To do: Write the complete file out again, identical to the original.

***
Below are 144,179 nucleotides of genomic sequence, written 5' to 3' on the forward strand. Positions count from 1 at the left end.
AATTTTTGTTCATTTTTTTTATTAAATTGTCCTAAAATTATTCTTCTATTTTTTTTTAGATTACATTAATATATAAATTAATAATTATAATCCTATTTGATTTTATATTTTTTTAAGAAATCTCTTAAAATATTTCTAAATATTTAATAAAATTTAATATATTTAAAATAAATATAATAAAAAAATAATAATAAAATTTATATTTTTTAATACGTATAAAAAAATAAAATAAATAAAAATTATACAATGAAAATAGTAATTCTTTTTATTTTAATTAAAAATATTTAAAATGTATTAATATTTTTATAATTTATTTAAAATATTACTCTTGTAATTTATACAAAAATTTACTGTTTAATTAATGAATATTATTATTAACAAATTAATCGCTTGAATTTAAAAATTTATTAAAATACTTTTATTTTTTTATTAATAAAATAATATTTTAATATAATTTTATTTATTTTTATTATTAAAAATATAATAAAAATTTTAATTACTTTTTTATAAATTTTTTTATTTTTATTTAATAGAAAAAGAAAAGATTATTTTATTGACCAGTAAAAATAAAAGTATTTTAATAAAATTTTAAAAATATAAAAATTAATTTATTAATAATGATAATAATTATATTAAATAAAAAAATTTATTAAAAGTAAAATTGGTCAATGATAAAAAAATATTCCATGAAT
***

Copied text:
Below are 144,179 nucleotides of genomic sequence, written 5' to 3' on the forward strand. Positions count from 1 at the left end.
AATTTTTGTTCATTTTTTTTATTAAATTGTCCTAAAATTATTCTTCTATTTTTTTTTAGATTACATTAATATATAAATTAATAATTATAATCCTATTTGATTTTATATTTTTTTAAGAAATCTCTTAAAATATTTCTAAATATTTAATAAAATTTAATATATTTAAAATAAATATAATAAAAAAATAATAATAAAATTTATATTTTTTAATACGTATAAAAAAATAAAATAAATAAAAATTATACAATGAAAATAGTAATTCTTTTTATTTTAATTAAAAATATTTAAAATGTATTAATATTTTTATAATTTATTTAAAATATTACTCTTGTAATTTATACAAAAATTTACTGTTTAATTAATGAATATTATTATTAACAAATTAATCGCTTGAATTTAAAAATTTATTAAAATACTTTTATTTTTTTATTAATAAAATAATATTTTAATATAATTTTATTTATTTTTATTATTAAAAATATAATAAAAATTTTAATTACTTTTTTATAAATTTTTTTATTTTTATTTAATAGAAAAAGAAAAGATTATTTTATTGACCAGTAAAAATAAAAGTATTTTAATAAAATTTTAAAAATATAAAAATTAATTTATTAATAATGATAATAATTATATTAAATAAAAAAATTTATTAAAAGTAAAATTGGTCAATGATAAAAAAATATTCCATGAAT